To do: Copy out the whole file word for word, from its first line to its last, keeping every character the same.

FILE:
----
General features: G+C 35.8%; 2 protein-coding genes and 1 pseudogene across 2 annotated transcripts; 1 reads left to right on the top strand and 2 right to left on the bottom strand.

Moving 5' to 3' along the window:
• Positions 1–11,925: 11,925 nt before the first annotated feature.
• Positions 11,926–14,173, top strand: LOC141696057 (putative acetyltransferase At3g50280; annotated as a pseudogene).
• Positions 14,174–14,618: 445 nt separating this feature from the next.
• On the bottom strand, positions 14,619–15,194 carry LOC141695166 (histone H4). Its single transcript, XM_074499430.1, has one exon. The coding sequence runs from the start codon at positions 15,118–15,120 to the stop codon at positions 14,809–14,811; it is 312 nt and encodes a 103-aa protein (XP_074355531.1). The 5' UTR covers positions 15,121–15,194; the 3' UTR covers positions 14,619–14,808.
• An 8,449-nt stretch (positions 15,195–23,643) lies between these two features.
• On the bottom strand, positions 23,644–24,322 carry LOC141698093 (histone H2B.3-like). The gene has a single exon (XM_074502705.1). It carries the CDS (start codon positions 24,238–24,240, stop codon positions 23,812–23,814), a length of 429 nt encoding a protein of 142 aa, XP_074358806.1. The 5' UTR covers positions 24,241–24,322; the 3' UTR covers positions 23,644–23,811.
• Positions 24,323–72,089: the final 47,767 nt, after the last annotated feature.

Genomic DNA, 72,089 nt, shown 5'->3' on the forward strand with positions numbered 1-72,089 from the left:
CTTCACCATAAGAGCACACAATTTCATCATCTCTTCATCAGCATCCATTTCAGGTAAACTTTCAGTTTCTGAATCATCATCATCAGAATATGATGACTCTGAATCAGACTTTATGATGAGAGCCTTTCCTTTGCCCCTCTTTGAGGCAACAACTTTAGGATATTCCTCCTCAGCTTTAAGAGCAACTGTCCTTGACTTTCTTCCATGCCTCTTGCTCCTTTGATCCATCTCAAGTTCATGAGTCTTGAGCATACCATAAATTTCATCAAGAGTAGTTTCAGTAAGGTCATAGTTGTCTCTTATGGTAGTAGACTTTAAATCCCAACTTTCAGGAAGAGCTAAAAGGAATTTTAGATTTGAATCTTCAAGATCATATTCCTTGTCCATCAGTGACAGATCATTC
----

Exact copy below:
General features: G+C 35.8%; 2 protein-coding genes and 1 pseudogene across 2 annotated transcripts; 1 reads left to right on the top strand and 2 right to left on the bottom strand.

Moving 5' to 3' along the window:
• Positions 1–11,925: 11,925 nt before the first annotated feature.
• Positions 11,926–14,173, top strand: LOC141696057 (putative acetyltransferase At3g50280; annotated as a pseudogene).
• Positions 14,174–14,618: 445 nt separating this feature from the next.
• On the bottom strand, positions 14,619–15,194 carry LOC141695166 (histone H4). Its single transcript, XM_074499430.1, has one exon. The coding sequence runs from the start codon at positions 15,118–15,120 to the stop codon at positions 14,809–14,811; it is 312 nt and encodes a 103-aa protein (XP_074355531.1). The 5' UTR covers positions 15,121–15,194; the 3' UTR covers positions 14,619–14,808.
• An 8,449-nt stretch (positions 15,195–23,643) lies between these two features.
• On the bottom strand, positions 23,644–24,322 carry LOC141698093 (histone H2B.3-like). The gene has a single exon (XM_074502705.1). It carries the CDS (start codon positions 24,238–24,240, stop codon positions 23,812–23,814), a length of 429 nt encoding a protein of 142 aa, XP_074358806.1. The 5' UTR covers positions 24,241–24,322; the 3' UTR covers positions 23,644–23,811.
• Positions 24,323–72,089: the final 47,767 nt, after the last annotated feature.

Genomic DNA, 72,089 nt, shown 5'->3' on the forward strand with positions numbered 1-72,089 from the left:
CTTCACCATAAGAGCACACAATTTCATCATCTCTTCATCAGCATCCATTTCAGGTAAACTTTCAGTTTCTGAATCATCATCATCAGAATATGATGACTCTGAATCAGACTTTATGATGAGAGCCTTTCCTTTGCCCCTCTTTGAGGCAACAACTTTAGGATATTCCTCCTCAGCTTTAAGAGCAACTGTCCTTGACTTTCTTCCATGCCTCTTGCTCCTTTGATCCATCTCAAGTTCATGAGTCTTGAGCATACCATAAATTTCATCAAGAGTAGTTTCAGTAAGGTCATAGTTGTCTCTTATGGTAGTAGACTTTAAATCCCAACTTTCAGGAAGAGCTAAAAGGAATTTTAGATTTGAATCTTCAAGATCATATTCCTTGTCCATCAGTGACAGATCATTC